SAVINGS from standardized purchasing cast a spotlight on another GM sinkhole: a wild proliferation of processes, parts, and products that was both inefficient and extremely expensive. Interdivisional strife had allowed individual units to set up their own computer systems and devise their own engineering procedures. Smith declared that henceforth GM would move forward with common parts and common systems. Within weeks, he developed a plan for reducing the number of basic car platforms, from 12 to five. (A platform might be small front-wheel-drive cars - or large rear-wheel-drive cars.) Smith believes new engineering techniques will enable GM to produce individual models with considerable distinctiveness, despite the common mechanical components underneath. Fewer platforms means that GM can operate with fewer engineers, simpler, more flexible factories, smaller inventories, and greater economies of scale. Says Smith: "We didn't need 12 platforms. That's when you go broke." Smith quickly came to feel that he didn't need his headquarters bureaucracy, either. Over two years, he has trimmed it from 13,000 people to 1,300. About half the people transferred elsewhere, and the rest left the company. In another break with the past, Smith declared an end to GM's practice of starting new model programs and then stopping them when money got tight. GM consistently budgeted up to $2 billion a year for development of new models -- and then delayed the cars for a year or more when it couldn't afford to go forward. Says Hoglund: "We had a whole design staff working to create new products that we couldn't afford, so we put them back on the shelf. When we finally came out with them, they were not particularly fresh." Several new Chevrolets being introduced this year as 1995 models, including the Blazer sport-utility vehicle, were delayed for up to three years. By far Smith's most significant contribution to the reinvention of GM has been the creation of a strategy board to run the North American car and truck business. The strategy board is the perfect antidote to GM's old culture of fiefdoms and fighting, because executives in everything from engineering to finance are forced to work together with one common goal in mind. Similar executive meetings were always a hallmark of GM, but they had become as ritualized as kabuki theater -- and exactly that helpful in working out problems. Recalls Hoglund, who sat through hundreds of them in his 36-year career: "We discussed gray-cover reports that had been through so many pre- meetings that there was nothing to discuss. If somebody made a comment about something that did not involve his area, he wasn't being a member of the team.'' On the 14-man strategy board (women and other minorities remain extremely rare at GM's uppermost levels) sit the top executives from manufacturing, engineering, sales and marketing, finance, personnel, logistics, purchasing, and communications. No matter what the issue, it tends to spill over into several functional areas, and the strategy board aims to get everyone involved | in the resolution. The only problem with the strategy board is that it takes so much time that it keeps executives from other duties. Smith tries to focus on strategic and operational issues and keep so-called transactional problems off the agenda. But the board has become a vehicle for everything from business reviews to evaluations of new health care proposals. In 1993 it sat for 600 to 650 hours -- one-third of the work year. G. Richard Wagoner, 41, who took over supervision of the strategy board following his promotion in July to president of operations in North America, describes how the board goes about overhauling GM: "You figure out where the big holes are -- where your costs are out of line or where you are weak in the marketplace. That suggests where you ought to dig. So you get some data together, present them to the board, and kick them around. Some of the issues have been identified by people down in the organization who want to get input from the board. Sometimes there is an issue that affects one area, but you bring it to the board to get it exposed to the other guys. We recently put together a team on health care. They come in every quarter and say, 'Here's what we've been doing, here's our new initiative, here are the early results, here's where we're having trouble, and here's where you didn't support us.' It is so logical. It is not rocket science, but it is changing the way we run the company. It's also fun. You can sit around and crack a joke or two."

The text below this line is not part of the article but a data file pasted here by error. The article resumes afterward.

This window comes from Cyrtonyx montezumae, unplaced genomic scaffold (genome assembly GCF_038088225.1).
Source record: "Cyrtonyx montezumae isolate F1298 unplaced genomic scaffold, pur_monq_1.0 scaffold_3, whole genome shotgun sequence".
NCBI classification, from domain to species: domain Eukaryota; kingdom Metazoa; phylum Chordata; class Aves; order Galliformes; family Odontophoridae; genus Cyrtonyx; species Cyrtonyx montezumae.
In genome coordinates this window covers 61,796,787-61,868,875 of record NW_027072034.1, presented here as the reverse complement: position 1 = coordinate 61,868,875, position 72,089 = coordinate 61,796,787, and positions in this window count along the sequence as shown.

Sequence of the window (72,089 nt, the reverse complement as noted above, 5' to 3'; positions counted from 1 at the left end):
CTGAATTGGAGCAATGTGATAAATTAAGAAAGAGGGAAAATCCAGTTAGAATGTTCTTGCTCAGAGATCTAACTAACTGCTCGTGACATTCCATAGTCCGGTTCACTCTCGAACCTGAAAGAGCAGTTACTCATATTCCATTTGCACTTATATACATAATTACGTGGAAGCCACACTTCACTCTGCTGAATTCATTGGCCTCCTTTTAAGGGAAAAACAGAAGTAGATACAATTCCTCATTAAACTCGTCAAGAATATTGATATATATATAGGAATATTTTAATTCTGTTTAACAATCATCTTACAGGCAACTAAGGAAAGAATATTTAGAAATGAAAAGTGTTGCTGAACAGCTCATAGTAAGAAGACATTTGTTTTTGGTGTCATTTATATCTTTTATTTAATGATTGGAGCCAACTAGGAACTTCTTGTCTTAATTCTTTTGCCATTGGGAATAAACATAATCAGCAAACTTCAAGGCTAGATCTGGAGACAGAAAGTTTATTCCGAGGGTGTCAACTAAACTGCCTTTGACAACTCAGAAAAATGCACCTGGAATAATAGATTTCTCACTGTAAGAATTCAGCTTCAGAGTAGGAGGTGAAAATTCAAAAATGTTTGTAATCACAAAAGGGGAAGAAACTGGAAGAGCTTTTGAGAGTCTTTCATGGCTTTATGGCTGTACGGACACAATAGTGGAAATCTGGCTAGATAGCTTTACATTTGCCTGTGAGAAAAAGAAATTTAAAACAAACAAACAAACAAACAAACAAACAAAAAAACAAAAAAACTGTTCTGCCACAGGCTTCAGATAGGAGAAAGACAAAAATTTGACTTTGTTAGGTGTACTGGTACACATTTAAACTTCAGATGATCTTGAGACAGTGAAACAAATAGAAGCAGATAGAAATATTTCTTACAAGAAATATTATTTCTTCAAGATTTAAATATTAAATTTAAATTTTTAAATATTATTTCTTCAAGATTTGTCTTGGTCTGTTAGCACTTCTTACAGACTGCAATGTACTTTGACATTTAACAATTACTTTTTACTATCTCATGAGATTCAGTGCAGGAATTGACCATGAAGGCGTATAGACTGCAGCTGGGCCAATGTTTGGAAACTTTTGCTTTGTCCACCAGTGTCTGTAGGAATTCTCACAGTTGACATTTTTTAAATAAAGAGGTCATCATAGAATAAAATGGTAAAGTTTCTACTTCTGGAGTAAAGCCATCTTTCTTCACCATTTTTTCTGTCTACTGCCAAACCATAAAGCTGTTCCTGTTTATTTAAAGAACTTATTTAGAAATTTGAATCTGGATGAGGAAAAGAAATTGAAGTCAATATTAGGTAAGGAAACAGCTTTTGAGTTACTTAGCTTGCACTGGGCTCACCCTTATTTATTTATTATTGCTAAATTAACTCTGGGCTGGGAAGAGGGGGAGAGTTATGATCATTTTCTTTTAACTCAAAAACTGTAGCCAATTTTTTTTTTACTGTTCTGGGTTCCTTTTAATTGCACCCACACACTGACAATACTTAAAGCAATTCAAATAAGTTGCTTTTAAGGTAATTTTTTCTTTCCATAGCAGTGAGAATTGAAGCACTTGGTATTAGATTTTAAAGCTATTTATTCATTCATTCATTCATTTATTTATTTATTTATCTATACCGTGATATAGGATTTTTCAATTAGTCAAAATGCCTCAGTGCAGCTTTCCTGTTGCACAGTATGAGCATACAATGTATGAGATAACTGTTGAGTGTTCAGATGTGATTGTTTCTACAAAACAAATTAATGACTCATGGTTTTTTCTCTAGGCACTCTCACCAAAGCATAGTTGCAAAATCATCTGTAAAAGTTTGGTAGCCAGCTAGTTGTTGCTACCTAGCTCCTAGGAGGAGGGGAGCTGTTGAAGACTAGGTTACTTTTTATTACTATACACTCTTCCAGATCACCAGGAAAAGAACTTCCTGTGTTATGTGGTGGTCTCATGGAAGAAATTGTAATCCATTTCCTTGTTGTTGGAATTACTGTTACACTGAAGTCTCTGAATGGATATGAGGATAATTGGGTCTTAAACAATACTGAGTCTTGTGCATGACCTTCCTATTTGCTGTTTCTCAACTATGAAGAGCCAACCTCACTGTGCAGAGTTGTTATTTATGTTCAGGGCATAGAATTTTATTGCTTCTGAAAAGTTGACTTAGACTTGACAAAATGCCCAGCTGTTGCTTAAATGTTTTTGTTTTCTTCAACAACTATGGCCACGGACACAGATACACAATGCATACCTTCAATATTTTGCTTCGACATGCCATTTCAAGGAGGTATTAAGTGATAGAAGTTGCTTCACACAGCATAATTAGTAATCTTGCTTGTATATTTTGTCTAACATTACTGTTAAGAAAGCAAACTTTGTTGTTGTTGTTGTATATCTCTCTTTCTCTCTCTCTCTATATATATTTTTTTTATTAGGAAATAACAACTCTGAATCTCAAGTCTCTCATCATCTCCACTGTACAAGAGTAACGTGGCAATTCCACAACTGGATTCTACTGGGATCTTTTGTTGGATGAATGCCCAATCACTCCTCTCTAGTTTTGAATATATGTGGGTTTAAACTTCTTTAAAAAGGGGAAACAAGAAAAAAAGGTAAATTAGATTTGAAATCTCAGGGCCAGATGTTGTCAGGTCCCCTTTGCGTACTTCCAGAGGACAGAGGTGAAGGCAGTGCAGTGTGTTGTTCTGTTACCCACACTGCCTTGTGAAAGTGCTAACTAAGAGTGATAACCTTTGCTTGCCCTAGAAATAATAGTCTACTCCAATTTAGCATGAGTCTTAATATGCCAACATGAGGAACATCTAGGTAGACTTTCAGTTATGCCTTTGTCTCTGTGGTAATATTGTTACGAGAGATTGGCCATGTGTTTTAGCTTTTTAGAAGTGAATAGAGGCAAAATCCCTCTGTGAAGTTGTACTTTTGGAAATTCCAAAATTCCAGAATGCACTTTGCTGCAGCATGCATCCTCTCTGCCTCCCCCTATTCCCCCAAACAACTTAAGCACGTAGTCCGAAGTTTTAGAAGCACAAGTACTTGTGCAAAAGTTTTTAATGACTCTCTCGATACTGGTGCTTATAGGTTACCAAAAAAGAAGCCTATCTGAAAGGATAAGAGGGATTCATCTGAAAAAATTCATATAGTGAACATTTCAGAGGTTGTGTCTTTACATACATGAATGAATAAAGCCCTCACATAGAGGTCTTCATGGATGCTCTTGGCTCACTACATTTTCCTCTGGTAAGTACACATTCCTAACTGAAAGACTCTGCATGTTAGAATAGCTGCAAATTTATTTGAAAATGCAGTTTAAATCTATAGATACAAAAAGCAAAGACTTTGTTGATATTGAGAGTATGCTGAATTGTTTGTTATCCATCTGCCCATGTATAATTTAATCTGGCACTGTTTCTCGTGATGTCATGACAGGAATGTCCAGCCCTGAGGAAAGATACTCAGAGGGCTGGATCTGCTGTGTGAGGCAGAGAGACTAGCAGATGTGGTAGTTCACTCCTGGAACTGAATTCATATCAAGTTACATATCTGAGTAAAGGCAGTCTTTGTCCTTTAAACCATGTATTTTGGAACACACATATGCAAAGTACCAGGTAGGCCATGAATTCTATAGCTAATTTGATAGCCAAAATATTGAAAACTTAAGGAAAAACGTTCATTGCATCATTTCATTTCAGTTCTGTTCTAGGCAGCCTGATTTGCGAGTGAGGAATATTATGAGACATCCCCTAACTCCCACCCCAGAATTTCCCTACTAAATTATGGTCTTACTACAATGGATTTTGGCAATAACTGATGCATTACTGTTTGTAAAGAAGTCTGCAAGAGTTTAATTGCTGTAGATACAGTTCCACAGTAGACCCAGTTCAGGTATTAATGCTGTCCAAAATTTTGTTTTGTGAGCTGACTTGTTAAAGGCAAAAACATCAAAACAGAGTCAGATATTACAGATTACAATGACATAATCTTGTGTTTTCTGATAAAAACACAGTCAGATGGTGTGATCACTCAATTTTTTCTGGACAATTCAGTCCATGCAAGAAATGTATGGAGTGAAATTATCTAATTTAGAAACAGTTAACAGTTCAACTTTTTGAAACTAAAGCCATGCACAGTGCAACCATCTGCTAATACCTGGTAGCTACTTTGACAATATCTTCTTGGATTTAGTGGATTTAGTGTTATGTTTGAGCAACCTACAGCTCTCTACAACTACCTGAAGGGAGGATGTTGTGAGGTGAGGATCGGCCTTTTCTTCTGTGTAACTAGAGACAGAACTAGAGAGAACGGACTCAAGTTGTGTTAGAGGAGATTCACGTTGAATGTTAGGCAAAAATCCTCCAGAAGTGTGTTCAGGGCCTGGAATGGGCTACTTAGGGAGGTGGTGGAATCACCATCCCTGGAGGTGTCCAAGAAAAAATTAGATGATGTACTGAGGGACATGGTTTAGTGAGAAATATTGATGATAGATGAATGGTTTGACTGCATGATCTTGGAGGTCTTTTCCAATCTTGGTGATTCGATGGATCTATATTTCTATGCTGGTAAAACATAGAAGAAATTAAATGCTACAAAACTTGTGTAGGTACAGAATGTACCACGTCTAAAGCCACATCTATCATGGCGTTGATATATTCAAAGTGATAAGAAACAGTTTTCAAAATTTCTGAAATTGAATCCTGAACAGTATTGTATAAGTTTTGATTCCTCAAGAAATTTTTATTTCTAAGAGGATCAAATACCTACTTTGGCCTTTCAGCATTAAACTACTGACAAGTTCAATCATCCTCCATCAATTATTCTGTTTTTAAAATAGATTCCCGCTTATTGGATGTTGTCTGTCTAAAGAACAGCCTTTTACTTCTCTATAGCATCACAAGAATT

For Smith, who hates to give speeches and seldom can be dragged in front of a large audience, the strategy board provides an extremely effective vehicle for leadership. He gets everyone involved in the decision-making in a productive, goal-oriented way. Says Harry Pearce: "Jack motivates people through a humorous, challenging style. He'll catch you kind of off guard with his approach, but he's so incisive about the issues that you know he's onto something. Yet he draws people out because he doesn't intimidate or try to suggest that he's got all the knowledge."